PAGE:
Long-delayed report deemed ‘flawed’ and ‘riddled with inaccuracies’
The long-delayed report into the Western Rail Corridor (WRC), which questions the value of reopening the abandoned railway line, has been slammed as ‘fundamentally flawed’ and ‘riddled with inaccuracies’.
A financial and economic appraisal of the WRC, commissioned by Iarnród Éireann in 2019, was carried out by the accountancy firm, EY. It found that the WRC from Athenry to Claremorris would not provide value for money and would do little to counter traffic congestion.
An independent review of the EY report was carried out by the European Investment Bank’s Jaspers agency, which found that the project, as envisaged, presents ‘a very weak justification for investment’. The review found the need for the project had not been demonstrated and described the economic benefits as ‘unlikely to be significant’.
Report cost €500k
The 140-page report, believed to have cost €500,000, was ridiculed by West-on-Track. The lobby group claims the report seeks to ‘gold plate’ the costs of the project, adding that it is an example of how cost-benefit analysis can be manipulated at public expense.
“This EY report is riddled with inaccuracies, many of them schoolboy errors, and it seeks to gold-plate the costs of reopening the railway in a most extraordinary manner while understating the benefits in order to ensure that the resultant cost-benefit analysis will be negative. It is unthinkable that such a flawed report could ever be allowed to form the basis for an informed decision on the future of this key piece of infrastructure,” a spokesperson for West-on-Track said.
“Crucially, while the report projects initial passenger numbers of more than half a million, and admits it would have major economic benefits, the chapter on Financial Assessment opens with the extraordinary statement that: ‘This chapter does not consider any of the wider economic benefits which might also arise should the WRC be reactivated’, meaning that it does not consider the full benefits associated with the Western rail Corridor.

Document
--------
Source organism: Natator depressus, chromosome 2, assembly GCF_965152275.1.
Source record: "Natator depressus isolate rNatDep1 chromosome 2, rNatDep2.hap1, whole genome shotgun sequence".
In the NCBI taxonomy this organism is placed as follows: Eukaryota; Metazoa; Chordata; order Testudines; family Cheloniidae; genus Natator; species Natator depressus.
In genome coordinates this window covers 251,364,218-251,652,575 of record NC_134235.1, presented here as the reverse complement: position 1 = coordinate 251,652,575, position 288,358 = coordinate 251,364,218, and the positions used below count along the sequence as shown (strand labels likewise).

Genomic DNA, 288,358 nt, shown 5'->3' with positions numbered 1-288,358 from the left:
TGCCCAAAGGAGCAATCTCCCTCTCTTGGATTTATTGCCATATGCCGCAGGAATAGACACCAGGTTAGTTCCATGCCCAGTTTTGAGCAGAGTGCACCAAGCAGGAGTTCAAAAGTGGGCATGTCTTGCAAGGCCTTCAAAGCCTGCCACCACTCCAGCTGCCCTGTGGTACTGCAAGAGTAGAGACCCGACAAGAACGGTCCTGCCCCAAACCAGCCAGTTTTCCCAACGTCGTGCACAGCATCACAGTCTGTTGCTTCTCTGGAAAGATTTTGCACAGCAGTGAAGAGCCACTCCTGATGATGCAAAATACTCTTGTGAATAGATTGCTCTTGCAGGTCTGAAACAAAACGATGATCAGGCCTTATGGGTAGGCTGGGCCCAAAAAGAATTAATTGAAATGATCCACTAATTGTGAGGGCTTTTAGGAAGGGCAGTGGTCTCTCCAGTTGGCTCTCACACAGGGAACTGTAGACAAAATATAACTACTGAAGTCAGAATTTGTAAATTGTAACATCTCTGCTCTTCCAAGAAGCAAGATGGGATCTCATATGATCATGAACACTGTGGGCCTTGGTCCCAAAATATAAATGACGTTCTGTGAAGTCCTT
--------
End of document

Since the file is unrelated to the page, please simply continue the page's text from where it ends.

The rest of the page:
“The fact of the matter is that this report is a blatant example of how cost-benefit analysis can be manipulated at public expense. The capital costs are more than doubled and the benefits are understated by 60 percent. The accompanying Jaspers review reflects how unaware that EU institution is of the fact that the west of Ireland is in economic decline due to lack of transport connectivity.”
Phase one of the Western Rail Corridor, from Athenry to Ennis, was reopened in 2010, but the next two phases to reopen the line to Tuam and onto Claremorris were abandoned due to the recession.
The EY report claimed the cost of reopening the track to Claremorris will be €263.8 million and that the revenues generated by reopening the WRC would not cover operating costs. West-on-Track disputed the reasoning and the figures used to come to these conclusions, and claimed the report overestimates the cost of delivering Phases 2 and 3 by €168.8 million.
In light of the report findings, Mayo TDs Dara Calleary and Rose Conway-Walsh both reiterated their commitment to the delivery of the project and backed West-on-Track’s ascertion that the EY report is ‘flawed’. Deputy Calleary said he believed the costs assigned to the project were overly high, saying it is ‘frustrating’ that the report does not spend more time on the economic benefit of its construction. However, he said that while there is ‘systematic opposition’ to the WRC, he believes that Minister for Transport Eamon Ryan is not among those opposed.
“I think the presentation of it is unfair, but I will go through the report and prepare a detailed rebuttal of the report and present it to the Minister. The Minister is still committed to looking on the freight side of it particularly on the context of the All-Island rail review, and that is important.”
Sinn Féin TD, Rose Conway-Walsh described the report as a ‘whitewash’ that lacked any vision for the economy of the region.
“There are a number of technical inaccuracies and [the report] is flawed in terms of cost and the fact it has left out the overall benefit to the region. The cost-benefit model used for the regions is wrong – and this is a perfect example of how it mitigates rural Ireland and the regions. It lacks visions and any awareness of the economic benefits of the Western Rail Corridor,” she told The Mayo News.